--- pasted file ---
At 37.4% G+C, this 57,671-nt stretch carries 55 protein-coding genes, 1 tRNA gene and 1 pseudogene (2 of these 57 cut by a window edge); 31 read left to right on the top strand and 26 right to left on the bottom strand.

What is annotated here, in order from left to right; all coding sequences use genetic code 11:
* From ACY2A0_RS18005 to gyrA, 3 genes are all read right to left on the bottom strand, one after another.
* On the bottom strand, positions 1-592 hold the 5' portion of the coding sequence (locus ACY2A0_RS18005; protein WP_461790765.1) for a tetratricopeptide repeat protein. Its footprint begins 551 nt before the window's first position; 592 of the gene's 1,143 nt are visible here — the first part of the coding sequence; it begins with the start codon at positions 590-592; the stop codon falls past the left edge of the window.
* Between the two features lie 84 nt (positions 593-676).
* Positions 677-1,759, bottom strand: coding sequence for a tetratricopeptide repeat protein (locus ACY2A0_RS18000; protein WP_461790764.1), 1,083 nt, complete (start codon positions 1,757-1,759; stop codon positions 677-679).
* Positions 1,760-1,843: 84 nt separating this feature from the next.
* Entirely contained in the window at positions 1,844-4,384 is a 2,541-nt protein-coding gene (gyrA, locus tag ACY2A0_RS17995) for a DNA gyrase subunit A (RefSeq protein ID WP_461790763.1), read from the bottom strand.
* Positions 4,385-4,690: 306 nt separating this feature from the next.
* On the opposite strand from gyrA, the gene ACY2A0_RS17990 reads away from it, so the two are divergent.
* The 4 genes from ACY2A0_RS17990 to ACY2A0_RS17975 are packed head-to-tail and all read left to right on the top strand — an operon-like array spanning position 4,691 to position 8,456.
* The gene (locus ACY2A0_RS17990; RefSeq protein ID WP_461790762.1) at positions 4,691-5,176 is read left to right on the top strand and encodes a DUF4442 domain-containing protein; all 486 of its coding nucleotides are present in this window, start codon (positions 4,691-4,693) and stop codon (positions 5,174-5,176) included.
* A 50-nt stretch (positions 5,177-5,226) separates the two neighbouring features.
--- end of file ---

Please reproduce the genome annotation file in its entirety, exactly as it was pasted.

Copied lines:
At 37.4% G+C, this 57,671-nt stretch carries 55 protein-coding genes, 1 tRNA gene and 1 pseudogene (2 of these 57 cut by a window edge); 31 read left to right on the top strand and 26 right to left on the bottom strand.

What is annotated here, in order from left to right; all coding sequences use genetic code 11:
* From ACY2A0_RS18005 to gyrA, 3 genes are all read right to left on the bottom strand, one after another.
* On the bottom strand, positions 1-592 hold the 5' portion of the coding sequence (locus ACY2A0_RS18005; protein WP_461790765.1) for a tetratricopeptide repeat protein. Its footprint begins 551 nt before the window's first position; 592 of the gene's 1,143 nt are visible here — the first part of the coding sequence; it begins with the start codon at positions 590-592; the stop codon falls past the left edge of the window.
* Between the two features lie 84 nt (positions 593-676).
* Positions 677-1,759, bottom strand: coding sequence for a tetratricopeptide repeat protein (locus ACY2A0_RS18000; protein WP_461790764.1), 1,083 nt, complete (start codon positions 1,757-1,759; stop codon positions 677-679).
* Positions 1,760-1,843: 84 nt separating this feature from the next.
* Entirely contained in the window at positions 1,844-4,384 is a 2,541-nt protein-coding gene (gyrA, locus tag ACY2A0_RS17995) for a DNA gyrase subunit A (RefSeq protein ID WP_461790763.1), read from the bottom strand.
* Positions 4,385-4,690: 306 nt separating this feature from the next.
* On the opposite strand from gyrA, the gene ACY2A0_RS17990 reads away from it, so the two are divergent.
* The 4 genes from ACY2A0_RS17990 to ACY2A0_RS17975 are packed head-to-tail and all read left to right on the top strand — an operon-like array spanning position 4,691 to position 8,456.
* The gene (locus ACY2A0_RS17990; RefSeq protein ID WP_461790762.1) at positions 4,691-5,176 is read left to right on the top strand and encodes a DUF4442 domain-containing protein; all 486 of its coding nucleotides are present in this window, start codon (positions 4,691-4,693) and stop codon (positions 5,174-5,176) included.
* A 50-nt stretch (positions 5,177-5,226) separates the two neighbouring features.